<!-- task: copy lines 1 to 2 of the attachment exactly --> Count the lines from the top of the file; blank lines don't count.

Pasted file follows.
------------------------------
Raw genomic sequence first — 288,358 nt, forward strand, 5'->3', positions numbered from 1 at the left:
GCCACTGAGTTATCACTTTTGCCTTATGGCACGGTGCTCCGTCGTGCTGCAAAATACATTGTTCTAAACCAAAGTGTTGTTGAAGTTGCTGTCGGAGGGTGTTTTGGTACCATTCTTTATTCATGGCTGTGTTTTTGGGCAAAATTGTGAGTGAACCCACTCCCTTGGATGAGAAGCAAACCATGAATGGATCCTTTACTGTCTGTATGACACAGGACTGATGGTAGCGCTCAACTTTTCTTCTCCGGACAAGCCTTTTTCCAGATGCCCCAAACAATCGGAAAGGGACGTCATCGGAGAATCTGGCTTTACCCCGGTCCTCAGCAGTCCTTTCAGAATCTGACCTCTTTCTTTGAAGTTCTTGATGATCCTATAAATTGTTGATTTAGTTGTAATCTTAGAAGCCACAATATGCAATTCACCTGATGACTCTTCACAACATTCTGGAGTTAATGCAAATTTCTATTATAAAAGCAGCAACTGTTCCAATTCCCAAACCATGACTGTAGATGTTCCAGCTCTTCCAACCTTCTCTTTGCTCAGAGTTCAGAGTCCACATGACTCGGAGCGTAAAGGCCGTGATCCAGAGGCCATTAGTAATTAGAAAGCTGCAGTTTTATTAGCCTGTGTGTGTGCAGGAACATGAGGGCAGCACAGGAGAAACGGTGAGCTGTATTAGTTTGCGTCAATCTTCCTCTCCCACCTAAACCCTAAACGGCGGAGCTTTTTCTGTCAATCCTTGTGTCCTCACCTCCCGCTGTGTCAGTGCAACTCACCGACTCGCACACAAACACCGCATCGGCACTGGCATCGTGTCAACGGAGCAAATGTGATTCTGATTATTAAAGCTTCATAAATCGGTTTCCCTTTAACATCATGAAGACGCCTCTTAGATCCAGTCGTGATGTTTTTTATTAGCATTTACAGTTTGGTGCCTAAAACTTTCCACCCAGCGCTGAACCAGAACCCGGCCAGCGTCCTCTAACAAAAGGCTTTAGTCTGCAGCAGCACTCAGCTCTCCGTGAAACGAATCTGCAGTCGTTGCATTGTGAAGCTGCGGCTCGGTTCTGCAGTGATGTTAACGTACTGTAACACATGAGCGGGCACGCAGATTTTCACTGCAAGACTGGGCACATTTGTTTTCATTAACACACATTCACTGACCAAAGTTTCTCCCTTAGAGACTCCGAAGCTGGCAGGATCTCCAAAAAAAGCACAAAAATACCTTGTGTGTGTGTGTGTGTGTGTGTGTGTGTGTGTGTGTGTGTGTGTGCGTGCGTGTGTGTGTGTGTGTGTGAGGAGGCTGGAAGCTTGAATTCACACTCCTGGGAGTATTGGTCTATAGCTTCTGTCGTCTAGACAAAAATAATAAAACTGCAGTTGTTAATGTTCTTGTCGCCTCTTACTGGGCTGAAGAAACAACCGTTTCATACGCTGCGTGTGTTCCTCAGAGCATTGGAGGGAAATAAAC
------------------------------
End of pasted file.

Raw genomic sequence first — 288,358 nt, forward strand, 5'->3', positions numbered from 1 at the left:
GCCACTGAGTTATCACTTTTGCCTTATGGCACGGTGCTCCGTCGTGCTGCAAAATACATTGTTCTAAACCAAAGTGTTGTTGAAGTTGCTGTCGGAGGGTGTTTTGGTACCATTCTTTATTCATGGCTGTGTTTTTGGGCAAAATTGTGAGTGAACCCACTCCCTTGGATGAGAAGCAAACCATGAATGGATCCTTTACTGTCTGTATGACACAGGACTGATGGTAGCGCTCAACTTTTCTTCTCCGGACAAGCCTTTTTCCAGATGCCCCAAACAATCGGAAAGGGACGTCATCGGAGAATCTGGCTTTACCCCGGTCCTCAGCAGTCCTTTCAGAATCTGACCTCTTTCTTTGAAGTTCTTGATGATCCTATAAATTGTTGATTTAGTTGTAATCTTAGAAGCCACAATATGCAATTCACCTGATGACTCTTCACAACATTCTGGAGTTAATGCAAATTTCTATTATAAAAGCAGCAACTGTTCCAATTCCCAAACCATGACTGTAGATGTTCCAGCTCTTCCAACCTTCTCTTTGCTCAGAGTTCAGAGTCCACATGACTCGGAGCGTAAAGGCCGTGATCCAGAGGCCATTAGTAATTAGAAAGCTGCAGTTTTATTAGCCTGTGTGTGTGCAGGAACATGAGGGCAGCACAGGAGAAACGGTGAGCTGTATTAGTTTGCGTCAATCTTCCTCTCCCACCTAAACCCTAAACGGCGGAGCTTTTTCTGTCAATCCTTGTGTCCTCACCTCCCGCTGTGTCAGTGCAACTCACCGACTCGCACACAAACACCGCATCGGCACTGGCATCGTGTCAACGGAGCAAATGTGATTCTGATTATTAAAGCTTCATAAATCGGTTTCCCTTTAACATCATGAAGACGCCTCTTAGATCCAGTCGTGATGTTTTTTATTAGCATTTACAGTTTGGTGCCTAAAACTTTCCACCCAGCGCTGAACCAGAACCCGGCCAGCGTCCTCTAACAAAAGGCTTTAGTCTGCAGCAGCACTCAGCTCTCCGTGAAACGAATCTGCAGTCGTTGCATTGTGAAGCTGCGGCTCGGTTCTGCAGTGATGTTAACGTACTGTAACACATGAGCGGGCACGCAGATTTTCACTGCAAGACTGGGCACATTTGTTTTCATTAACACACATTCACTGACCAAAGTTTCTCCCTTAGAGACTCCGAAGCTGGCAGGATCTCCAAAAAAAGCACAAAAATACCTTGTGTGTGTGTGTGTGTGTGTGTGTGTGTGTGTGTGTGTGTGTGTGCGTGCGTGTGTGTGTGTGTGTGTGAGGAGGCTGGAAGCTTGAATTCACACTCCTGGGAGTATTGGTCTATAGCTTCTGTCGTCTAGACAAAAATAATAAAACTGCAGTTGTTAATGTTCTTGTCGCCTCTTACTGGGCTGAAGAAACAACCGTTTCATACGCTGCGTGTGTTCCTCAGAGCATTGGAGGGAAATAAAC